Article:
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Sean Murray introduced Hello Labs–a fund to help procedurally generated games

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No Man's Sky creator talks about the future of Hello Games

Sean Murray, and by extension No Man’s Sky, had a pretty strange 2016. Ahead of the launch of No Man’s Sky, it was hard to escape any mention of the procedurally generated space explorer, which quickly turned sour afterwards. Hello Games was quiet for a long time, only resurfacing a few months later with a large update to their mathematically generated title. Sean Murray though? He’s remained silent, but he had a lot to say at GDC this week.

On stage at the event, the Hello Games founder and prolific programmer spoke at length about some of the highs and lows of No Man’s Sky, while also introducing a new initiative to fund games similar to it. Hello Labs is a new fund that the studio has set up, with the aim to help produce more procedurally driven titles in the future. The fund already has two projects in mind (one of which is already in production), and will likely seek to grow if successful.

The fund should hopefully alleviate some of the problems No Man’s Sky encountered at launch, which Murray explained was almost impossible to deal with. He elaborated that he and his team used estimates from other AAA titles to try and predict how many people would be playing their game on day one. A game like Far Cry: Primal, for example, only garnered an audience of 14 000 concurrent players at launch, which set some unrealistic expectations of Hello Games.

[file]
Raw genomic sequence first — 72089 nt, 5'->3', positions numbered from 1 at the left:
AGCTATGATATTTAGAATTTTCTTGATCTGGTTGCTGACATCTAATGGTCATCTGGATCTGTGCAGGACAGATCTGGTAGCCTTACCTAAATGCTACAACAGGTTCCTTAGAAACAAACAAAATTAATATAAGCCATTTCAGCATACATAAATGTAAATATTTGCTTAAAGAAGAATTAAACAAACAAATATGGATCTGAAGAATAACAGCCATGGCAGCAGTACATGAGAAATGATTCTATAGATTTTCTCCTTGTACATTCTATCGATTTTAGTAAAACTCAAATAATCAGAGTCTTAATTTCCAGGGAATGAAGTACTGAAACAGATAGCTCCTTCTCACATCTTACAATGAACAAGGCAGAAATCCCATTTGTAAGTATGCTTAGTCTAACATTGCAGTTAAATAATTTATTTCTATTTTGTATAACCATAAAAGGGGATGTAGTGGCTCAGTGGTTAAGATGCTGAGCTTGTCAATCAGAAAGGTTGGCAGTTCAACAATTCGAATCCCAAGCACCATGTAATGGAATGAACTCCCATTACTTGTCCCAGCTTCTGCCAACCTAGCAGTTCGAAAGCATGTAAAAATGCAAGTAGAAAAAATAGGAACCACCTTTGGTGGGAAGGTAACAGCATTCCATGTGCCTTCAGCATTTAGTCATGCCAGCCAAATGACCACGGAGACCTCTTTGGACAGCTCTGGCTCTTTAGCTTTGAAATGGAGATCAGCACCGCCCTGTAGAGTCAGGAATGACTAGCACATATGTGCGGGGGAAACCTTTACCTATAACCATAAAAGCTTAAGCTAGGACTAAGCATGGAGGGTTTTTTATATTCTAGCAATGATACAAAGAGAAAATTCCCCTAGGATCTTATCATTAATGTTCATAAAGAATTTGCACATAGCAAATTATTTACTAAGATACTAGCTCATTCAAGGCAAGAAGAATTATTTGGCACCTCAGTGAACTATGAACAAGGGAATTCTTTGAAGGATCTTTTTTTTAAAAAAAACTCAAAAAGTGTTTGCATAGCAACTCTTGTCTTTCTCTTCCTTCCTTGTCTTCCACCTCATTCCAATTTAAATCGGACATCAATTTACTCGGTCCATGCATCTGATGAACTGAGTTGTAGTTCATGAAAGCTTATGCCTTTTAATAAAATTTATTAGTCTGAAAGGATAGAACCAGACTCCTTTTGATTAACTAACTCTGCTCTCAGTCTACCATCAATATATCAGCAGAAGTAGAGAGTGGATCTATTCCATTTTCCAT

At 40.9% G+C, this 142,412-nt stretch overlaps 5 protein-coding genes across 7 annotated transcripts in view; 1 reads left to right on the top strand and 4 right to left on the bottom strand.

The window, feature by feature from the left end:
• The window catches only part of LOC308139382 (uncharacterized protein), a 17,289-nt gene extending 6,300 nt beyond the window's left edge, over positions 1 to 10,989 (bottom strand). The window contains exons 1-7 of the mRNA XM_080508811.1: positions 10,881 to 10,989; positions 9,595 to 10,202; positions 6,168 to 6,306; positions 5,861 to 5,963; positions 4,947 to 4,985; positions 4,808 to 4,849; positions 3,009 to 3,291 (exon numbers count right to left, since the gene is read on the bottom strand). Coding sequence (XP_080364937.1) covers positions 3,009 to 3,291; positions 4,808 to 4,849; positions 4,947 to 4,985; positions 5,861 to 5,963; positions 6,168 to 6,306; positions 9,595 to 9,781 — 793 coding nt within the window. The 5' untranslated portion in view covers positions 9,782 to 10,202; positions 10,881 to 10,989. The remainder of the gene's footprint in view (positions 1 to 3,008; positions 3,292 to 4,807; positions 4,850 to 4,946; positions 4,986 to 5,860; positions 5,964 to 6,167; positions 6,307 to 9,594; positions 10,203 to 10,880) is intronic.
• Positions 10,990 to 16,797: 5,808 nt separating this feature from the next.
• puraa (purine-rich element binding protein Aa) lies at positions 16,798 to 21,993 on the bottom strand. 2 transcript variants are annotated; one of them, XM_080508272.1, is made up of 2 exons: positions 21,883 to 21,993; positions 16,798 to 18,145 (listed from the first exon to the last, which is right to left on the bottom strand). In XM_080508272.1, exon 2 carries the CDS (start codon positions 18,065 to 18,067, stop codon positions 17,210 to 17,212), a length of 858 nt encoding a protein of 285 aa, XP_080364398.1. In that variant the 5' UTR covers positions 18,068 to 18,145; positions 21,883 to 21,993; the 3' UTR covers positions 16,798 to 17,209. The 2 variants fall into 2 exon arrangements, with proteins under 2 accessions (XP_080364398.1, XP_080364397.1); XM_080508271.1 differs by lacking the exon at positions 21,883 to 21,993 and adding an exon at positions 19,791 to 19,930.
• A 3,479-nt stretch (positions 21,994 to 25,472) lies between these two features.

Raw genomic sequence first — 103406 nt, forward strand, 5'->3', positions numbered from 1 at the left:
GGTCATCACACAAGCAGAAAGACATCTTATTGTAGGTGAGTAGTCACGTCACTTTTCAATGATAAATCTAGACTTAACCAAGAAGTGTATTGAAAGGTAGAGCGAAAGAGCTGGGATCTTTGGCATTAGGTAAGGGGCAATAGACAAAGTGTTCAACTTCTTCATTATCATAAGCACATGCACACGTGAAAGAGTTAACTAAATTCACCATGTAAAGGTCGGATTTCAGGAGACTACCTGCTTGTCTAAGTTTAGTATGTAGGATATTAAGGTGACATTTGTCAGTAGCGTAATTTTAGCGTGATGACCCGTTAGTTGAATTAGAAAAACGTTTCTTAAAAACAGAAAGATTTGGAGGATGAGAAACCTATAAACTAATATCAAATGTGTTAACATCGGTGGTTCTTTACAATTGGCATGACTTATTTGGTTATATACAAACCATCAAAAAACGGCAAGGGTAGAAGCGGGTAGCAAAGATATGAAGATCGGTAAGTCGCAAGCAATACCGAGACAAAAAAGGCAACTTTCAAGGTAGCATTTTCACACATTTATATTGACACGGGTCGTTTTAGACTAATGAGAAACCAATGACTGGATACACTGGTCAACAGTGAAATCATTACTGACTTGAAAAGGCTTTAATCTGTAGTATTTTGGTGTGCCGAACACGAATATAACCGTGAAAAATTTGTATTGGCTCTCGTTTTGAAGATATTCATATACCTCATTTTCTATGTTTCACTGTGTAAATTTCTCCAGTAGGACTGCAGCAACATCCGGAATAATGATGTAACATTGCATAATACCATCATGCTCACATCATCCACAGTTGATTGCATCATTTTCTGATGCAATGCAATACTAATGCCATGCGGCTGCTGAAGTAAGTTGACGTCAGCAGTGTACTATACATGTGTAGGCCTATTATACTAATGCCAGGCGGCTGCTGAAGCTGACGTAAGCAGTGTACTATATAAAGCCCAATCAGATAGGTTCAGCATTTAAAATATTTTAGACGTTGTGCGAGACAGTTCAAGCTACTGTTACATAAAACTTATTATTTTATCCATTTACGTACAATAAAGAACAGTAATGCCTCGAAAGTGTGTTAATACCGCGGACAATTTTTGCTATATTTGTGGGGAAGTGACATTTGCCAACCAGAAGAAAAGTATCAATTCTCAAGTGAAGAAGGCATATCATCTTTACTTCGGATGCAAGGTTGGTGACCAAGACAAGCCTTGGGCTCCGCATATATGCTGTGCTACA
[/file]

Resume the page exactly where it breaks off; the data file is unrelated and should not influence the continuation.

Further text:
But in the sort of “good problem to have” way. No Man’s Sky launched with half a million people playing at launch, which just pummelled Hello Games’ servers and single person network team (which included Murray himself). This was just one facet that the team of nine needed to suddenly deal with, along with the many design and content criticisms that were levelled at the game from critics and players alike.

“It was on par with games I’d launched before, like Burnout, but we were just operating at a different scale. It was far beyond what I’d experienced before, in terms of people playing a game.”

Murray didn’t dwell on those negative aspects for too long though, instead choosing to focus on how the Founders Update had attracted some positive support from players. He reiterated that he and his team are still looking at new ways to improve the game while pushing forward with Hello Labs, so here’s to hoping something positive can still be salvaged from one of the biggest disappointments from last year.

Last Updated: March 3, 2017

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